Da Band celebrates 15 years
By Morgan Quinn
"In 1992 we were sent to prison by a deranged band director. We escaped from the maximum security band camp into the underground. Today, still wanted by the government, we survive as band members of fortune. If you have a problem, and if you can find us, maybe you can listen to Da Band." We have all seen them gallivanting down Main Street on the Fourth of July sporting only the greatest of fashion trends: pool toys, furry purple hats, Spongebob Squarepants boxers, togas, shiny capes and color coordinated floral print tops with matching gym shorts, but what do Annandalians truly know about members of Da Band? Does anyone know what they actually do, or anything about one loudly decorated Da Band Mobile? Da Band was created 15 years ago by three local musicians: Tory Schaefer, Lee Peterson and Dwight "Dewey" Gunnarson. They were inspired by the Valley Fair Beach Band and decided to entertain Annandalians at the Fourth of July celebration with a more "spontaneous" version. Little did they know Da Band would become a tradition looked forward to by generations to come. Da Band now consists of nine musicians, all congregating in one place to grace the state of Minnesota with their skills: Gunnarson, Warren Young, Amanda Klimesh, Dave Glunz, Micah Johnson, Clint Nolan, Dave Boe, Marschall Carlsted, and the infamous D.J. "Jonesy." There are also many one-time performers who are called on by Da Band when needed. The performers in Da Band are alumni of Annandale, Maple Lake and Howard Lake high schools and lead pretty normal lives away from their alter egos. Gunnarson is the vice president of operations at Minnesota Development Agencies. Young is a business software project manager with six companies in the Twin Cities area. Nolan is a professionally trained musician and an employee at Wal-Mart. Klimesh works at an orthopedics office, and Johnson is a band director in Rochester. So where do the crazy outfits and lack of, well, formalities come from? "We wanted to create a band that let us do whatever we couldn't in high school," Gunnarson said. They don't march in line, they don't play in tune, and all of their costumes come from Wal-Mart. "Even though we are all separately accomplished in our own fields of music, our musicianship is set aside. Everything we do is based on entertainment," said Young, who engrossed onlookers with a break dance routine atop Da Band Mobile in a gorilla suit at last year's Fourth of July parade. Da Band cohorts normally meet on the night of July 3 to "practice" their routine. "We've found the concept of organization to be something of a bore," Young explained. "We work diligently to avoid the feeling of work." However, when questions need to be asked and answers need to be given, two members, Johnson and Klimesh, try a little harder than the rest. While Johnson plans for the majority of the parades Da Band will star in, Klimesh handles public relations. "If you want any real answers you'll have to come to me," he laughed. As for Da Band Mobile, whose name was inspired by the 1980 John Landis Blues Brothers' "Blues Mobile," it has quite the extensive interior. Accented by the exterior's vibrant paint job, the school bus turned mobile has 15 plus speakers, a subwoofer, a TV and a plethora of comfortably worn couches, loveseats and recliners. Of course, it makes for a great show as eight grown men come tumbling down the steps dressed in costumes that might have been found under the bed of a maturing teenager with a multiple personality disorder. As the bus driver, Glunz takes on a whole new personality sitting behind the wheel of Da Band Mobile. With steer horns mounted on the grill of the bus and a loud speaker attached to the top, Glunz appears to own the road. "We like the persona of togetherness and the bus ride is part of the whole experience," Gunnarson said. Boe, the bass drummer of Da Band, is expecting to be a father soon. He met his wife after Da Band put an ad out for a trumpet player. "This child will be the first Da Band purebred," he laughed. All joking aside, Da Band has done some amazing things for the community. They managed to double the budget of the AHS marching band and give a majority of their remaining proceeds from participating in parades to help the band programs at Annandale, Maple Lake and Howard Lake. They also donated their proceeds from meat raffles held every Friday in May. This year is Da Band's 15th year, and on Monday, Aug. 13, Da Band celebrated its 60th parade at the Cokato Corn Festival. Their last parade of the season was Saturday, Aug. 18, in Montrose. If anyone is interested in becoming a member of Da Band, they are looking for a trumpet player. All they ask for is the willingness to have fun and some skill.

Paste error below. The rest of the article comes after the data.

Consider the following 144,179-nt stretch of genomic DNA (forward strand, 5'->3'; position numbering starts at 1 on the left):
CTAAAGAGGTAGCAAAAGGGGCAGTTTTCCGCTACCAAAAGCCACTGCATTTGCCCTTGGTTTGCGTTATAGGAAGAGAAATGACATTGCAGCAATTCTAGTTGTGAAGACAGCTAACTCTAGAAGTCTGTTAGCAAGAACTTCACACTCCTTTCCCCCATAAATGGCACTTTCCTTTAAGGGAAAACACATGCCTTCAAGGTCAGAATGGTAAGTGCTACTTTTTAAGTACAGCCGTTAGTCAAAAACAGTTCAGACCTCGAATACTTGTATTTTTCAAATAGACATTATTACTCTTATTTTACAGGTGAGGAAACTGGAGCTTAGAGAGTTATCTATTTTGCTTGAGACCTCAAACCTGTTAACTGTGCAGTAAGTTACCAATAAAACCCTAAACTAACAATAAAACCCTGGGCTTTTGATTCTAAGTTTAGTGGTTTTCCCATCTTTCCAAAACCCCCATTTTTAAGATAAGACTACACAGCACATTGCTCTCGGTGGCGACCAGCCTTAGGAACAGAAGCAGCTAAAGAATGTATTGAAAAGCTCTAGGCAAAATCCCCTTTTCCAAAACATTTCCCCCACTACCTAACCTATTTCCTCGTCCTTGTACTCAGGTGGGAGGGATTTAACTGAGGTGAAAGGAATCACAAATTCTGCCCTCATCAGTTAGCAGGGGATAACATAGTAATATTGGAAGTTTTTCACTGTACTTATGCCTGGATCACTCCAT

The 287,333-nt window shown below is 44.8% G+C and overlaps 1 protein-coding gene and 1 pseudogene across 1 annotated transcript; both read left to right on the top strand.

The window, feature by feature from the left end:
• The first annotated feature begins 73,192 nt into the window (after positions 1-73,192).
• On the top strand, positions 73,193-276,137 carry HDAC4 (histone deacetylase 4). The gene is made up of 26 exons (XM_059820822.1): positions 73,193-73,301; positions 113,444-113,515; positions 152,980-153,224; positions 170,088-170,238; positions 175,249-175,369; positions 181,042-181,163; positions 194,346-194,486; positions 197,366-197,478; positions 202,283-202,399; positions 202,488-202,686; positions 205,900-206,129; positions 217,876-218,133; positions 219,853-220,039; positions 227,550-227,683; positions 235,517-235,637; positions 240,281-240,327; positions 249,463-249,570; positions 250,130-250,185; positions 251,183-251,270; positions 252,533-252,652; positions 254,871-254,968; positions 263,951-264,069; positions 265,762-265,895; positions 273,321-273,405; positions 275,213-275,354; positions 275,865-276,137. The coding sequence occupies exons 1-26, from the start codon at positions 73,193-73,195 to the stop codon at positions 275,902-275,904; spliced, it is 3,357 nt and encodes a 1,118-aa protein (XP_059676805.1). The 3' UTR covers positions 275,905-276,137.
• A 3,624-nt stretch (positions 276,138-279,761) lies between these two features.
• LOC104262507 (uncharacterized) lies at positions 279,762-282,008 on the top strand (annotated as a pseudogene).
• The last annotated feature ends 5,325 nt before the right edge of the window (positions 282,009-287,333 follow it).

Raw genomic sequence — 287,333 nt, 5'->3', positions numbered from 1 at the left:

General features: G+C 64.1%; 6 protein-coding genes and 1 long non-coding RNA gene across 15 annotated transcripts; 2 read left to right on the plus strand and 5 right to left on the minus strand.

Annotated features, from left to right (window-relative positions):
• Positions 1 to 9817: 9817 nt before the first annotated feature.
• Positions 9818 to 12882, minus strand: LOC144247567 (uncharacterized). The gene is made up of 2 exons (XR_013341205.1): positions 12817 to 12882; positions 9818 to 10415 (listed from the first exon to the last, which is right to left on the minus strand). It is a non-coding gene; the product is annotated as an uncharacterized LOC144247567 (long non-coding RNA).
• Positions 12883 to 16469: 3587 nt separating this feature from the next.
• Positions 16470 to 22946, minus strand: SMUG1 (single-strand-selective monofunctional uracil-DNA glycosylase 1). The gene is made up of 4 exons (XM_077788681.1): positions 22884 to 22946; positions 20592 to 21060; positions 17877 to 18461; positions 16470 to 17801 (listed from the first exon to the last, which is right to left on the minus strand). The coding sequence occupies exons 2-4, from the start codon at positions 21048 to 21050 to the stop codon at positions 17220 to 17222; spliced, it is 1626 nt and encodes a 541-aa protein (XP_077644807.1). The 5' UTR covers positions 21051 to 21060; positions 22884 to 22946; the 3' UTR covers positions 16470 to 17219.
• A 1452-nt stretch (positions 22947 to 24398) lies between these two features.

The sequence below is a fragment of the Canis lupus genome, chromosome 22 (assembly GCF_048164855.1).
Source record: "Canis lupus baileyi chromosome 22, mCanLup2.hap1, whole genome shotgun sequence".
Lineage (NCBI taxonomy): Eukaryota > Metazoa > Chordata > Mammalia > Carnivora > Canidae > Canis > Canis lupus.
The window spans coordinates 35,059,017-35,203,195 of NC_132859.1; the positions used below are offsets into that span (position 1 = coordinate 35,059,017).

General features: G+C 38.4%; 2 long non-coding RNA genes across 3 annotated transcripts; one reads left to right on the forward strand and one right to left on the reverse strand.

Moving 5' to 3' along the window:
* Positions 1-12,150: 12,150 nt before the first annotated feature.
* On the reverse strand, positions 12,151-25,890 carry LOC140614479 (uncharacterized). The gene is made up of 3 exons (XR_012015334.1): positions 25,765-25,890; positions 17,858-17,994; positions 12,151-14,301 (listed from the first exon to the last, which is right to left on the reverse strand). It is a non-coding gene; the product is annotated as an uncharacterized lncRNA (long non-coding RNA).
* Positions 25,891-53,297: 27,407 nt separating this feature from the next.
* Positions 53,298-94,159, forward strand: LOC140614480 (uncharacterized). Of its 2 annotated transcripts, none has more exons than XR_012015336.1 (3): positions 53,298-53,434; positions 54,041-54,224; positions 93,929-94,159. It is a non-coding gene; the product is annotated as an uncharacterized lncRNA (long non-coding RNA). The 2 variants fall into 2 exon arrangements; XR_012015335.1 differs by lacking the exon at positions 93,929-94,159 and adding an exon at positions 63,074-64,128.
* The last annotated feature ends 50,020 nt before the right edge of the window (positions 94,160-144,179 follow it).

Morgan Quinn is serving as an intern this summer at the Advocate.